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Hal David: the man behind the music that defined a generation

Hal David, who has died aged 91, was one of the great lyricists of the 20th Century. His partnership with Burt Bacharach in the 1960s -- which produced such hits as 'I Say A Little Prayer', 'Do You Know the Way to San Jose?' and 'Raindrops Keep Fallin' on my Head' -- added more standards to the modern canon of popular song than any writing team bar Lennon and McCartney.

David had established himself as a successful writer for the likes of Frank Sinatra and Sarah Vaughan when he was introduced to Bacharach (at 29, seven years his junior) in 1957. Though David had briefly enjoyed fruitful relationships with Henry Mancini and Arthur Altman, he had yet to find his ideal foil.

The partnership between Bacharach and David soon revealed itself to be as natural as that between hand and glove. Almost immediately, they scored a big hit with 'Magic Moments', which Perry Como took to No 1 in Britain in 1958. But it was not until 1962 that they began to work together continually.

The catalyst for this was Bacharach's discovery of the perfect vehicle for his music, the 21-year-old Dionne Warwick, whom he had noticed recording backing vocals for The Drifters.

Her voice -- as light, flexible and strong as tempered steel -- had the range to cope with the Latin rhythms and changes of time signature Bacharach favoured, while also being suited to the tales of heartbreak that were David's lyrical specialism.

With Warwick, the pair enjoyed a stream of almost 20 hits that have since become imperishable classics -- among them 'Walk On By' (1964), 'Anyone Who Had A Heart' (1964), 'Reach Out for Me' (1964) and 'Do You Know the Way to San Jose?' (1968).

Bacharach and David were also much in demand to write themes to films, and were thrice nominated for the Oscar for Best Song -- for 'What's New, Pussycat?' (1965), 'Alfie' (1967) and 'The Look of Love' (from the Bond spoof Casino Royale, also 1967) -- before finally capturing the prize in 1970 with 'Raindrops Keep Fallin' on my Head', written for the soundtrack of Butch Cassidy and the Sundance Kid.

The last of these was a fine example of their art -- an eminently hummable (and unusually plain) melody by Bacharach to which David had added deceptively simple words.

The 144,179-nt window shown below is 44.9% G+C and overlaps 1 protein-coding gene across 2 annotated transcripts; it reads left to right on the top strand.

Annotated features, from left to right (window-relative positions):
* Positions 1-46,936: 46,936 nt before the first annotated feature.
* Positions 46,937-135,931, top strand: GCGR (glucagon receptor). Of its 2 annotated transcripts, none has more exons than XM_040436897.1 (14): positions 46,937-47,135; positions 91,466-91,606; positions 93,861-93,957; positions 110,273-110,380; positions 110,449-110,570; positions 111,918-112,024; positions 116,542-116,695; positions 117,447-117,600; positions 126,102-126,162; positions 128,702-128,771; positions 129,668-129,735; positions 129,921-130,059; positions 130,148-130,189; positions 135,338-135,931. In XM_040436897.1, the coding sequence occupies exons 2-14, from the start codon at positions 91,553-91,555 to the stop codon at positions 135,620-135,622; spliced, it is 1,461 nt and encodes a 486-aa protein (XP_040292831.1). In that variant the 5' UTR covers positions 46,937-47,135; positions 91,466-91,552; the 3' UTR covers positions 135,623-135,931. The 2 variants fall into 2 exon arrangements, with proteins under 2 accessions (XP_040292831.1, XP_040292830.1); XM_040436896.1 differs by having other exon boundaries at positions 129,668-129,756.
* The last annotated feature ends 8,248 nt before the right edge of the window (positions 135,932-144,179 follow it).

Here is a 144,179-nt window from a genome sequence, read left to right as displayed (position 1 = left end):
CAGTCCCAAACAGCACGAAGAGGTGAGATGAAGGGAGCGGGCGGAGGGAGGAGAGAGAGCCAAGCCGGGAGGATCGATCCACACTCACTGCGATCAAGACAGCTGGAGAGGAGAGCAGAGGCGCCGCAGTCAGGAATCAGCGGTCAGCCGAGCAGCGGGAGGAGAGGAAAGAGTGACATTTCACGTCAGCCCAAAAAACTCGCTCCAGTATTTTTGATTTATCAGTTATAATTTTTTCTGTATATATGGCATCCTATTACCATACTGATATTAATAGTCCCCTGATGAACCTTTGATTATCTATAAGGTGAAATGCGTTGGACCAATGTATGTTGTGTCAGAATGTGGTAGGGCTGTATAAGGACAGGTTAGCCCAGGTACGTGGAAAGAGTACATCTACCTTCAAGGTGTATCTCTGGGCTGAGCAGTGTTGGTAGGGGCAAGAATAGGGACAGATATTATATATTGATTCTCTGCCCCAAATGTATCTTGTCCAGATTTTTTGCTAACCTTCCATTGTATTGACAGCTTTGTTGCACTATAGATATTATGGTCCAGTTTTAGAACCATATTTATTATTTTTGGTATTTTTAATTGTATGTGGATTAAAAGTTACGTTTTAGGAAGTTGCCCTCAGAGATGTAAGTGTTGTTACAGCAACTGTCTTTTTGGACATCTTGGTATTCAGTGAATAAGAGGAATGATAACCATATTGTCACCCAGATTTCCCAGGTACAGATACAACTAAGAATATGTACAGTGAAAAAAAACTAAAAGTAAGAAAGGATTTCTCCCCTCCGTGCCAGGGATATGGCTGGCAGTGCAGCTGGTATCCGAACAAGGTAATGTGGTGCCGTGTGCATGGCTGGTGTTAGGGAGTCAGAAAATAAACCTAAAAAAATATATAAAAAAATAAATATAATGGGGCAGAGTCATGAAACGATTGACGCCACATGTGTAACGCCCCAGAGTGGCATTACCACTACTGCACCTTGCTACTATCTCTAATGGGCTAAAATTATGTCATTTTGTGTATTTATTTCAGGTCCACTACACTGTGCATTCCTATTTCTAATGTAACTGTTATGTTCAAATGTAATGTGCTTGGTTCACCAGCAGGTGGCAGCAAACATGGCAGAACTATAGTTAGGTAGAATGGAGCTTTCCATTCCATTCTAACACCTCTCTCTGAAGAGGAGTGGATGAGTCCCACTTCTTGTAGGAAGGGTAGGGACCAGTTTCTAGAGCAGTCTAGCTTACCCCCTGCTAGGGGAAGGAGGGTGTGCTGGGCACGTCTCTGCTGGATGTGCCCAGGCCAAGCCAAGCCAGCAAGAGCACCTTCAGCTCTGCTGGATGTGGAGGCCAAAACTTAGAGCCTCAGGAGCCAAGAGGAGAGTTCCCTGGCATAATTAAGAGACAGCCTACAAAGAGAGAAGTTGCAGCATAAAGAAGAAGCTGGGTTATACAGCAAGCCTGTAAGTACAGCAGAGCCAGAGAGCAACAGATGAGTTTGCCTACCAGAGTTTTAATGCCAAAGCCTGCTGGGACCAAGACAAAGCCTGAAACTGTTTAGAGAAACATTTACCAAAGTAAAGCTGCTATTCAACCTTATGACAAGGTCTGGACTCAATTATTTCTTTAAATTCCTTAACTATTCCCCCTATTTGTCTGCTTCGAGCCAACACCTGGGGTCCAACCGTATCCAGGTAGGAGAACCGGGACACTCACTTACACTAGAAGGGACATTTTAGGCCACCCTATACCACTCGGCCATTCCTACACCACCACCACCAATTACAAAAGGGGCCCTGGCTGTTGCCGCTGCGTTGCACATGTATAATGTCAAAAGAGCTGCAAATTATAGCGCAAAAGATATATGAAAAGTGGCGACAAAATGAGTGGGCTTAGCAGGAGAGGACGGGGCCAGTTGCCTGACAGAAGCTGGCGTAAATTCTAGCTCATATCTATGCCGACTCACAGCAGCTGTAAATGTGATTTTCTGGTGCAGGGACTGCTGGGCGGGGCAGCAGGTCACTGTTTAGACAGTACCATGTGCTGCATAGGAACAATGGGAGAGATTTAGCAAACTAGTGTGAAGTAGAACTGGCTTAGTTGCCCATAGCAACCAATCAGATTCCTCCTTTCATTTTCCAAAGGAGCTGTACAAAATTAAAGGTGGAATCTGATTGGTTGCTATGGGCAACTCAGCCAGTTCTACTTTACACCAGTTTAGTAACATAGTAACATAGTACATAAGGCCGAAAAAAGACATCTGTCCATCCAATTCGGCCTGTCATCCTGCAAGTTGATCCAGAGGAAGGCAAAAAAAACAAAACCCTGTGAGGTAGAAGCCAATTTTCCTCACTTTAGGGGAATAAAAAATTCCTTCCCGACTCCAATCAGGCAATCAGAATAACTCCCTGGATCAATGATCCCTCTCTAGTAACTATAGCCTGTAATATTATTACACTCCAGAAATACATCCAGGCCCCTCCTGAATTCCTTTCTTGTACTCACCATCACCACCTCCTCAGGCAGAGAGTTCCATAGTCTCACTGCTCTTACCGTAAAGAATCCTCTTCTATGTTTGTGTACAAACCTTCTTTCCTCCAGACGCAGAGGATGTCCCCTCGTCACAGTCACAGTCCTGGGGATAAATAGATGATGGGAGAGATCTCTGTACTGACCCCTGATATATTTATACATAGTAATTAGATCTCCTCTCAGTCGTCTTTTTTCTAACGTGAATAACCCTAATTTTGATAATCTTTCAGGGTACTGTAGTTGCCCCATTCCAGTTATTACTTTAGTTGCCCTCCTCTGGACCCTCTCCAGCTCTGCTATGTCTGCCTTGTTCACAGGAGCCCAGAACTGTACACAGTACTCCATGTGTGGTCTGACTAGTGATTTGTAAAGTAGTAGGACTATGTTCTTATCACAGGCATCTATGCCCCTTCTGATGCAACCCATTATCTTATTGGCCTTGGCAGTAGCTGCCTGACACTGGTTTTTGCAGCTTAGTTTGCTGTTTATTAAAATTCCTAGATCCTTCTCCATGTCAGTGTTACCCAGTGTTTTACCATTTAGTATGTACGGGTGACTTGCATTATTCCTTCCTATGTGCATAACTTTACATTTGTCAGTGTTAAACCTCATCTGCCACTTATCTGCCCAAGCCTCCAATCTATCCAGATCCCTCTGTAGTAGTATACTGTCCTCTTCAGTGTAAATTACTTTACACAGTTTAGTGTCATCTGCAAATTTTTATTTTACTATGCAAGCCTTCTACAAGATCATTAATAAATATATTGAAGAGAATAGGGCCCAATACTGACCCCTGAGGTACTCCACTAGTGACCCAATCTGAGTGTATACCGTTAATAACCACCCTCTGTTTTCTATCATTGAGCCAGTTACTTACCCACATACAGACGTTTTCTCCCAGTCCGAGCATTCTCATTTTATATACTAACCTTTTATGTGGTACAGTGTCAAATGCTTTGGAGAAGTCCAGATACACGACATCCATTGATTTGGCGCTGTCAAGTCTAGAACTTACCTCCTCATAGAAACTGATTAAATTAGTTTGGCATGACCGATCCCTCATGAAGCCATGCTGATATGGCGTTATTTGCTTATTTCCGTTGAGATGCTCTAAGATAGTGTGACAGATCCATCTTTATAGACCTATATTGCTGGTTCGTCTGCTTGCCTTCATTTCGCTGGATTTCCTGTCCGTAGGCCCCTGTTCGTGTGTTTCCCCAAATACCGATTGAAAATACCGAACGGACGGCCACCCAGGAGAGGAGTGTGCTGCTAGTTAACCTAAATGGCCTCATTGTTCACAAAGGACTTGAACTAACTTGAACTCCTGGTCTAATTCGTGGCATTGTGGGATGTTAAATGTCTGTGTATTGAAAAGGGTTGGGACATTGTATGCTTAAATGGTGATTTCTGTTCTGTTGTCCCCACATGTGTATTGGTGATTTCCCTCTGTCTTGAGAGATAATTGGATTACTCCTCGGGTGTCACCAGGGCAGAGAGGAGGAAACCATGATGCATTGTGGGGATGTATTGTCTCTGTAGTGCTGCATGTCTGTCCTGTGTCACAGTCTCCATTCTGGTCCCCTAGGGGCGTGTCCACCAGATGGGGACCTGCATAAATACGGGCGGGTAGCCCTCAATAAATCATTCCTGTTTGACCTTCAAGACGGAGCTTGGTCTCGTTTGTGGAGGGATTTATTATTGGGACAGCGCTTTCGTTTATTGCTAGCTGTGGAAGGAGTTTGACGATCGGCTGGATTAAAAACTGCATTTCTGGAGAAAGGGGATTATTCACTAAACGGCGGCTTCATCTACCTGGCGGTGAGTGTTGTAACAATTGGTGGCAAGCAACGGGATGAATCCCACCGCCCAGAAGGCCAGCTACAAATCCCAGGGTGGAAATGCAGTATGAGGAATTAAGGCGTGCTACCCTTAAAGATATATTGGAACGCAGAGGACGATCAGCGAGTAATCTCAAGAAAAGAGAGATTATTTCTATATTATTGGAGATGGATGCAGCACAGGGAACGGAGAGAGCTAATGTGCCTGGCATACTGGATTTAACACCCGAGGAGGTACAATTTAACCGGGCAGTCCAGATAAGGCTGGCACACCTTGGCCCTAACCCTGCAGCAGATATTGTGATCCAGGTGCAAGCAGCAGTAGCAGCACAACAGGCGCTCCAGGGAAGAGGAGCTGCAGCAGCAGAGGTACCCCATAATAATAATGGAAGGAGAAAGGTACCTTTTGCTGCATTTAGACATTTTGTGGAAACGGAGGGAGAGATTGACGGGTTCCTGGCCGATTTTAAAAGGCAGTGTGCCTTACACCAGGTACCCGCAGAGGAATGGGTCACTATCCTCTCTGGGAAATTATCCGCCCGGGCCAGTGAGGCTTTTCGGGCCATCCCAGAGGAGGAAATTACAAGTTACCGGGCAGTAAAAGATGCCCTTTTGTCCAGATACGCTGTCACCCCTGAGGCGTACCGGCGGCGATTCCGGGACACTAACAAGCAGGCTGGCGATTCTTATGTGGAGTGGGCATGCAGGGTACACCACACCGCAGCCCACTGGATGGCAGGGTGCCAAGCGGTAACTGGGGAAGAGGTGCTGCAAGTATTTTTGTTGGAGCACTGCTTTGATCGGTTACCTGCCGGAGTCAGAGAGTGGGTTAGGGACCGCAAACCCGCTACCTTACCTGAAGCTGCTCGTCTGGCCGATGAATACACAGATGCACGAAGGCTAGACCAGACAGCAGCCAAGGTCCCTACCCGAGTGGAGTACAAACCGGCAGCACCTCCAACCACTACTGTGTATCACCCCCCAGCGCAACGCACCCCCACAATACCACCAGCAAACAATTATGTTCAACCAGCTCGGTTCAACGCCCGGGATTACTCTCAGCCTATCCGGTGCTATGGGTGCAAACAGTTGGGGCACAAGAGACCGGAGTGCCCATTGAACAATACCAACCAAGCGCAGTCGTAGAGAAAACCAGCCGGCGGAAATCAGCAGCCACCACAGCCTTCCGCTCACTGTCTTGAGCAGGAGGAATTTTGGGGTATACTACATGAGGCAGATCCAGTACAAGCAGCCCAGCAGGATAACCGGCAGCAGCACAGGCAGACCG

For, as with many of their songs, the content of his lyrics actually formed a downbeat counterpoint to the jauntiness of the tune; the song is in fact about someone suffering constant disappointments.

David's gift was for writing words that gave voice to the interior sadness of daily life, the melodramas of devotion, rejection, jealousy and vulnerability. Thus 'San Jose', which at first hearing seems to bounce along merrily enough, is actually a record about a person abandoning her dreams of fame: "And all the stars that never were/are parking cars and pumping gas."

His critics had it that David's lyrics were banal (although no more banal, surely, than "All you need is love"). Certainly his songs lacked the verbal pyrotechnics of Cole Porter or Lorenz Hart, but such dexterity with rhyme did not suit his purpose, which was to tell everyday stories in the most natural way.

At the end of the decade, David and Bacharach turned their attention from film to Broadway. Initially they had great success, in 1967, with Promises, Promises (a musical version of the Jack Lemmon film The Apartment), for which they wrote 'I'll Never Fall in Love Again'.

But when, in 1973, they tried to combine two fields in which they had previously had nothing but triumphs, for a musical film of the book Lost Horizon, the result was universally panned.

Unused to such criticism, their partnership broke under the shock and they fell out acrimoniously. For almost 20 years they barely spoke to one another -- and as individuals had hardly a single hit song.

Hal David was born in Brooklyn, New York, on May 25, 1921, the son of Austrian Jews who ran a kosher delicatessen.

Hal was not obviously musical as a child, and soon gave up trying to learn the violin. He always enjoyed writing, however, and on leaving school went to New York University to study journalism.

Following the outbreak of war, he was drafted into the Armed Forces and found himself attached to an entertainment unit in Hawaii, where he began to write lyrics for musical productions for the troops.

When the war ended, David became resident lyricist to the bandleader Sammy Kaye.

Following the end of his partnership with Bacharach, David continued to write songs, although like Bacharach he enjoyed virtually no success on his own, perhaps his biggest hit coming in 1984 when Julio Iglesias and Willie Nelson recorded 'To All the Girls I've Loved Before'.

In the 1990s, there was a strong revival of interest in his work with Bacharach, prompted by the general vogue for "easy listening" music. This renewed attention helped to reconcile the former partners.

The mild, bespectacled David tended to receive markedly less attention from the press than Bacharach, but this never bothered him. "The important thing is what one does," he reflected, "not one's name. The songs live, the writer doesn't. You just hope your songs outlast you."

Hal David married, first, in 1947, Anne Rauchman. He married, secondly, in 1988, Eunice Forester, who survives him with the two sons of his first marriage.

Hal David, born May 25, 1921, died September 1, 2012

Indo Review